Monday, December 13, 2010

All in the Family

Tuesday Comic Strip Day

I have stated here before that the team of Mort Walker and his assistants were on a roll from somewhere in 1956 to at least 1961. Of course, they made two of their strips, Beetle Bailey and Hi and Lois a huge worldwide succes from the mid-sixyies onward. But for me the best, most original and funniest gags were done in this period. With the republication of Sam's Strip, the self-reverential strip Mort Walker made with Jerry Dumas in the erly sixties, Walker and Dumas stated in several interviews, that most of the gags (if not all) wre made by those to men. On their own they created all the gags for Beetle Bailey, Hi and Lois and side projects such as the one I am showing here, Mrs. Fitz's Flats. Mrs. Fitz's Flats was drawn by and credited to Frank Roberge, but in his book Backstage at the Strips Walker admitted to starting up and writing this one himself. Roberge was one of the assistants Walker used for the comic book version of Beetle Bailey. I don't know if he assisted on the gags (Dik Browne is know not to have from the start on Hi and Lois), but when the number of papers taking the strip dwindled, Roberge split from the studio and continued the strip on his own. Or at least, I guess that was the reason.

Anyway, what we have here is a very funny strip from the Mort Walker studio's made in their best period. The strips seems to have started on januari 7 1957 and continued well into the sixties. I don't know when the change-over Roberge was done, but in a previous post devoted to this strip, I showed a series of ads from mid 1961, which seems to fit the bill.

Another Walker asistant was Bob Gustafson. According to Jerry Bails' Who's Who, he joined the studio in 1963. In the fifties, he worked as an assitant on the longrunning strip Tillie the Toiler. But... towards the end of the fifties Tillie the Toiler, too, was drawn in the Walker family style. Was Gustafson showing Walker's influence six years before he workd for him. Or is there some meaning to the fact that Tillie the Toiler, like all Walker strip, was done for King Features Syndicate? I think I will try and reacht Brain Walker, the Walker family and comic strip historian, if he knows what's what. I am showing a couple of Tillie Sundays (I couldn't find any dailies, so maybe at this point it was Sunday only) fro 1957 and 1958. I have shown some of these before, but have added a couple of new ones from the same period as the Mrs. Fitz strips.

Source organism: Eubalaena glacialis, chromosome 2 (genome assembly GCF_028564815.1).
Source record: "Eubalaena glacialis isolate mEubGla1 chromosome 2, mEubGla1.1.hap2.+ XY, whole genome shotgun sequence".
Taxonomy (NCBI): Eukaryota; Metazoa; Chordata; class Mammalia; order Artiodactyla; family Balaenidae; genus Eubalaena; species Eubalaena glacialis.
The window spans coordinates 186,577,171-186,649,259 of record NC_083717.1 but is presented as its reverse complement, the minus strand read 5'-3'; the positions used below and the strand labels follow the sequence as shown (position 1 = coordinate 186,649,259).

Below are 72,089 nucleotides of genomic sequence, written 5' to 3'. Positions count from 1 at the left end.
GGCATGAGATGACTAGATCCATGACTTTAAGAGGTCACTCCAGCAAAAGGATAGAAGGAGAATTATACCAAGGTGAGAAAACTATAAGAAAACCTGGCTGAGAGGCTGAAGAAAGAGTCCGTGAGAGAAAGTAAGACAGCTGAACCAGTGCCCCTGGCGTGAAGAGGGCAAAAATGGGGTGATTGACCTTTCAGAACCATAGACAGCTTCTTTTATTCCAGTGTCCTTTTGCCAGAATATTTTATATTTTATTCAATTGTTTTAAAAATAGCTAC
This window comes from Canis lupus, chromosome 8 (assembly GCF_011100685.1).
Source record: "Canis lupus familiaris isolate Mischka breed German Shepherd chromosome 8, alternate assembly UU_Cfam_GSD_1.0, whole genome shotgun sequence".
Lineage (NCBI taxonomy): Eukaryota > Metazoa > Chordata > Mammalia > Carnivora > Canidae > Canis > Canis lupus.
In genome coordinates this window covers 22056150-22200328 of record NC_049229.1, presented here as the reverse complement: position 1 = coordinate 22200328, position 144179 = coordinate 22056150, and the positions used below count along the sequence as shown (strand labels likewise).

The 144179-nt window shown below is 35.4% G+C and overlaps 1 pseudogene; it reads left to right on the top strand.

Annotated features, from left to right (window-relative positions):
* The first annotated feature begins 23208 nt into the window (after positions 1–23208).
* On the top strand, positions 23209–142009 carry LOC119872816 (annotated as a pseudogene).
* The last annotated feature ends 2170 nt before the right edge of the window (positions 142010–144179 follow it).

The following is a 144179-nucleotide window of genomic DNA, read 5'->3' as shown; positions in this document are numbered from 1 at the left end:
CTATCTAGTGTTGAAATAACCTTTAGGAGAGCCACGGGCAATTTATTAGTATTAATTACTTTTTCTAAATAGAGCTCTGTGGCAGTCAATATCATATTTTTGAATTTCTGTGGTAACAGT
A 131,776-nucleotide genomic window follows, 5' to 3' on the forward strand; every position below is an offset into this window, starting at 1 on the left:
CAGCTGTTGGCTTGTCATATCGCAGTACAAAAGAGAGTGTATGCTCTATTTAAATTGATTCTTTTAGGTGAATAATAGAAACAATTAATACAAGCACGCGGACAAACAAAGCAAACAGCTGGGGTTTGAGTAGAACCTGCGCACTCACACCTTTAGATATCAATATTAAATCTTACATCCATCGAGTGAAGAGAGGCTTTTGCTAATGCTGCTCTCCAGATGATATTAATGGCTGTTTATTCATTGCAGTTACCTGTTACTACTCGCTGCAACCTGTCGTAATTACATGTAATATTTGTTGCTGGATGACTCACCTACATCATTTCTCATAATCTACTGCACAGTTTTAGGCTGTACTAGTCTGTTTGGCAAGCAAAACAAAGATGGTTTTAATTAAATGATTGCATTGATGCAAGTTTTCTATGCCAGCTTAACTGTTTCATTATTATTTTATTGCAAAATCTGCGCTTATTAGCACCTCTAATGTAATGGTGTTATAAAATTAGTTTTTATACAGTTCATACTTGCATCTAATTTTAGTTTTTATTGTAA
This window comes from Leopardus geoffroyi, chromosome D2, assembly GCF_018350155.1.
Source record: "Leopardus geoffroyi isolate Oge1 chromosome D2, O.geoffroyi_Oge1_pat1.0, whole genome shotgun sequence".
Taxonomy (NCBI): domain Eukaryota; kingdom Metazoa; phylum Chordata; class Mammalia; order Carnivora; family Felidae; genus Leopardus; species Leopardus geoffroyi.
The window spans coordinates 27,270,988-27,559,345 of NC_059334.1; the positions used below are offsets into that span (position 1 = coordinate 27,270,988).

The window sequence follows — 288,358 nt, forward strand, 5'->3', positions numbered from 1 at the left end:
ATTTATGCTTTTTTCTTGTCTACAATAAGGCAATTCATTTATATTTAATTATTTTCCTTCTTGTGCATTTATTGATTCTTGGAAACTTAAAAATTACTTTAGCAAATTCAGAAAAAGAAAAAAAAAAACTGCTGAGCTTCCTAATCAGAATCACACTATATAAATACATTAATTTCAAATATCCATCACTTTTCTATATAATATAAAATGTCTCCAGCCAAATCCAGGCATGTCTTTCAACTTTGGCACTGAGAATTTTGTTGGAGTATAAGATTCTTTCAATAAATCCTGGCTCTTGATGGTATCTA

To round things off, I also have a couple of nice balck and white Beetle Bailey Sundays from that period, taken from a paper that published the Sundays in black and white (albeit in their smaller two-tier form).

And... looking for all that material, I also came across an interesting spcialty strip, done for a paper in that same month to announce the arrival of Beetle Bailey to their funny pages.

So pour yourself a nice cup of coffee and enjoy.

1 comment:

David Reddick said...

LOVED this article. ;-)